Works of fiction often struggle when crossing from one medium to another. You’ll often hear “The book was better” when leaving a movie theater, or see a lousy television show adapted from a film.
Some pull it off as “MASH” was both a great movie and TV show and “The Godfather” worked well on the page and on the screen, but these are the exceptions that prove the rule.
Plays that become movies have their own particular pitfalls to overcome and unfortunately “August: Osage County” trips on nearly every single one of them.
On paper, it looks like a slam dunk. The play is outstanding and has the Pulitzer Prizes and Tony Awards to prove it. Playwright Tracy Letts wrote the screenplay and the cast is packed to the gills with A-list talent, but the movie never quite clicks into place.
I was fortunate enough to be able to see the touring production of “August: Osage County” in 2010 with the great Estelle Parsons in the lead role of Violet Weston, the matriarch of the most dysfunctional Oklahoma family this side of an episode of “Cops.”
The trials and tribulations of the Weston family are broad and sweeping as decades of mental, physical, emotional, and chemical abuse all come to bear when Violet’s husband, Beverly (played in the film by Sam Shepard), goes missing.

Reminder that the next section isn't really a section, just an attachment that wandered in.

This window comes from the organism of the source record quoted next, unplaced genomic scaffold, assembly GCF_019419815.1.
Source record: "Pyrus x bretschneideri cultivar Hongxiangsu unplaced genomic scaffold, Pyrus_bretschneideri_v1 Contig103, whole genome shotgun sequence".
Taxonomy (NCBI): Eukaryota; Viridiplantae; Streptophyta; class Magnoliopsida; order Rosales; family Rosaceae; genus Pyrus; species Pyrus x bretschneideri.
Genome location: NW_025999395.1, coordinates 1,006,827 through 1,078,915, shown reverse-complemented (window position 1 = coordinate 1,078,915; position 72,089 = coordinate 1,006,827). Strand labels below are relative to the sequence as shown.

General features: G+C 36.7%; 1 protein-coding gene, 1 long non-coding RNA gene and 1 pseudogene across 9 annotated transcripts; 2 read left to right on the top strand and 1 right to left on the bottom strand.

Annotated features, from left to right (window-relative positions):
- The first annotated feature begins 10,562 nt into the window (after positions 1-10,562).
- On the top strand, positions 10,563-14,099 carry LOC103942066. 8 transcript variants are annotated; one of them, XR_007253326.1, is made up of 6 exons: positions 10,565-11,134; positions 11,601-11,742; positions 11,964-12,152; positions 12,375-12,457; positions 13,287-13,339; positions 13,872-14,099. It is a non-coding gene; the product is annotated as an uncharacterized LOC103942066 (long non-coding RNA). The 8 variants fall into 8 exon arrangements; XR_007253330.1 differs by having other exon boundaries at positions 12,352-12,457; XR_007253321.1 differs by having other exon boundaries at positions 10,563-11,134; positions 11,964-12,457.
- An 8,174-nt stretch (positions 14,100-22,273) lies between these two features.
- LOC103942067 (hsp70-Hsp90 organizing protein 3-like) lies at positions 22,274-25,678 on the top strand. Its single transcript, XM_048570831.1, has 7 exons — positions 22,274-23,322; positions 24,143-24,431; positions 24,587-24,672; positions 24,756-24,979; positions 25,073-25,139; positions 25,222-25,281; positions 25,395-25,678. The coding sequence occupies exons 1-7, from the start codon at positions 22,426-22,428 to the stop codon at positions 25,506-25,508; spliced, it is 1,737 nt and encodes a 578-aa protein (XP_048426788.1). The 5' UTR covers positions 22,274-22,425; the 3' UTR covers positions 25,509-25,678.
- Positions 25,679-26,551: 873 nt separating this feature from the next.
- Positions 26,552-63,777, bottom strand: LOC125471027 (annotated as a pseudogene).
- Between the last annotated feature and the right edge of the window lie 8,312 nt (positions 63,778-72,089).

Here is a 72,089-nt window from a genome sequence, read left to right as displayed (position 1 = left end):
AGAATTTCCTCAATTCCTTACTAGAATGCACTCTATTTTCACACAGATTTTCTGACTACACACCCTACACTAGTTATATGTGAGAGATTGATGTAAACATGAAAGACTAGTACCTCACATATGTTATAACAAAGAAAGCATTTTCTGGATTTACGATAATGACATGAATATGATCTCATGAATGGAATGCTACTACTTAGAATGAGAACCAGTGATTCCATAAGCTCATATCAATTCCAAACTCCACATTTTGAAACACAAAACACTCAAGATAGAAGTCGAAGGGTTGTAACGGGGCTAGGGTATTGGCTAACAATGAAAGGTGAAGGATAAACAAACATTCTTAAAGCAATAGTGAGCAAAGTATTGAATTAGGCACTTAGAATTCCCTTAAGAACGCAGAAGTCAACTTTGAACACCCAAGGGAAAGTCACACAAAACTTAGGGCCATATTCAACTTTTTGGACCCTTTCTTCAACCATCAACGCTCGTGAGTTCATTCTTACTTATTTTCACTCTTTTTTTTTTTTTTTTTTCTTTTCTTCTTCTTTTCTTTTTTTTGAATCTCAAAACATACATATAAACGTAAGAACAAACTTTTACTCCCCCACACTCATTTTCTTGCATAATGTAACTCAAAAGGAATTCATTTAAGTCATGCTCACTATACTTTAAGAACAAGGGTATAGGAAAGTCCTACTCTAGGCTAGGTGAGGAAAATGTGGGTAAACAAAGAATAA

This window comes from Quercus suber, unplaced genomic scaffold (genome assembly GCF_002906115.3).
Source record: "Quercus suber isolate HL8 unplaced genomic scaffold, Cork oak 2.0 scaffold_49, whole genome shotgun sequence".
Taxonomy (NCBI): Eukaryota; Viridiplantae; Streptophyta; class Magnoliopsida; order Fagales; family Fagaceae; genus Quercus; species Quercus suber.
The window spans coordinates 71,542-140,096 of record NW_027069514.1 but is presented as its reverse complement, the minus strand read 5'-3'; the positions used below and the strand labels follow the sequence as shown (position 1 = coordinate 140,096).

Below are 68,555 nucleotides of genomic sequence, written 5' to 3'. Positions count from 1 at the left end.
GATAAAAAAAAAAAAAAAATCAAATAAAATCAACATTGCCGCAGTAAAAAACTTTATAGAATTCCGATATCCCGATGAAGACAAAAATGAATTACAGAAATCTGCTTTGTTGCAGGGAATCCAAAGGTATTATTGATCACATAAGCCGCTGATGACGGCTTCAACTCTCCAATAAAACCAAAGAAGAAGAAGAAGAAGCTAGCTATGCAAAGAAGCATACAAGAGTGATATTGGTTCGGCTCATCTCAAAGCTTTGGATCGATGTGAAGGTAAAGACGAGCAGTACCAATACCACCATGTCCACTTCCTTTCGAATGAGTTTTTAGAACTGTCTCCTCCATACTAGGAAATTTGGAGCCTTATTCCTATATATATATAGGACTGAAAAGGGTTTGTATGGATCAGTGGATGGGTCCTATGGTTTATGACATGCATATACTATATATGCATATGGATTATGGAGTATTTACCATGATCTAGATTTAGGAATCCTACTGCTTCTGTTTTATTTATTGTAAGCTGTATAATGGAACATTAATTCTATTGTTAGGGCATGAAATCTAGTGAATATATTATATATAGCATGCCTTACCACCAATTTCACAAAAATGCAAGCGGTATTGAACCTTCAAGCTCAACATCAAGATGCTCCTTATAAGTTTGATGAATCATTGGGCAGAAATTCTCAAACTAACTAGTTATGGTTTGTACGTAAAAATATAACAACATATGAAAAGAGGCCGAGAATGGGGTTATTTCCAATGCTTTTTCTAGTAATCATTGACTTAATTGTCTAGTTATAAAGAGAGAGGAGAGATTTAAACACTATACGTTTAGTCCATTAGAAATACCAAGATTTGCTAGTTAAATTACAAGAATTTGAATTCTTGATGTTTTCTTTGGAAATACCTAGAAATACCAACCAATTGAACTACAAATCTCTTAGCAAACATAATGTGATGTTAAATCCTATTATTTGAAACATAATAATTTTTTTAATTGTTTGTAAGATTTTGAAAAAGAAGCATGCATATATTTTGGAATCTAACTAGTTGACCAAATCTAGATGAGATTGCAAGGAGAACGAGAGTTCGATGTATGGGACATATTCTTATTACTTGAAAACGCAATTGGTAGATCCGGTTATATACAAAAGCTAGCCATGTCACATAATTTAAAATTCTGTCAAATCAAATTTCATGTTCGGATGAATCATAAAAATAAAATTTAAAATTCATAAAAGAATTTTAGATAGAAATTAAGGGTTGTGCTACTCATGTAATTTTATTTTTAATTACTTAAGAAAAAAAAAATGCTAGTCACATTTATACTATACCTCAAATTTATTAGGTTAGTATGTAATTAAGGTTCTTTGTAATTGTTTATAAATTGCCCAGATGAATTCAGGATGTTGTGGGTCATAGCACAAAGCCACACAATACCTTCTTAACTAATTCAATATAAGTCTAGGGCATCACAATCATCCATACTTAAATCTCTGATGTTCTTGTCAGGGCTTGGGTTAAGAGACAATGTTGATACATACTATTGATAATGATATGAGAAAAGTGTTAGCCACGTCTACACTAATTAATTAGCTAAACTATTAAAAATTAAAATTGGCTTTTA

On stage, all of the family’s bickering, blowups, and tragic revelations of Greek-like proportion are played to the hilt and with enough force to ensure that even the guy sitting in the very last row gets smacked in the forehead.
The problem is that Letts dials nothing back and the intimacy of the screen turns these larger-than-life characters into ranting and raving cartoons.
In the movie, Violet is played by Meryl Streep, who proudly walks the earth as our greatest living actress. The trouble is that with Violet’s constant pill-popping and Machiavellian manipulations, Streep is way too subtle for a role this showy. There are times you can almost feel her yanking back on the throttle as if she’s trying to control a runaway stagecoach.
Violet and Beverly have three daughters, the eldest of which, Barbara, is played by Julia Roberts. The relationship between Violet and Barbara makes up the heart of the story as Barbara desperately tries to break the generational cycle of crazy even though it has already disrupted her relationship with her husband, Bill (Ewan McGregor), and daughter, Jean (Abigail Breslin).
Roberts does an OK job even though at times she seems out of her depth, cranking it up to 11 while Streep is trying her best to keep it at zero.
The other cast members, including Chris Cooper, Margo Martindale, Durmot Mulroney, Juliette Lewis, Benedict Cumberbatch, and Julianne Nicholson, each do an excellent job of stepping up to the plate when their number is called.
The other major problem here is that director John Wells (a writer and producer whose only other feature was the ensemble corporate drama “The Company Men”) never plays up his cinematic advantages and his static camera makes it feel like you are just watching the play with a camera pointed at it.
“August: Osage County” is not a bad movie, it’s just disappointing for simply being good when there is so much potential greatness just lying around. It’s really only worth checking out if you are looking for something to make you feel better about your own messed-up family.
“August: Osage County” is rated R for language including sexual references, and for drug material.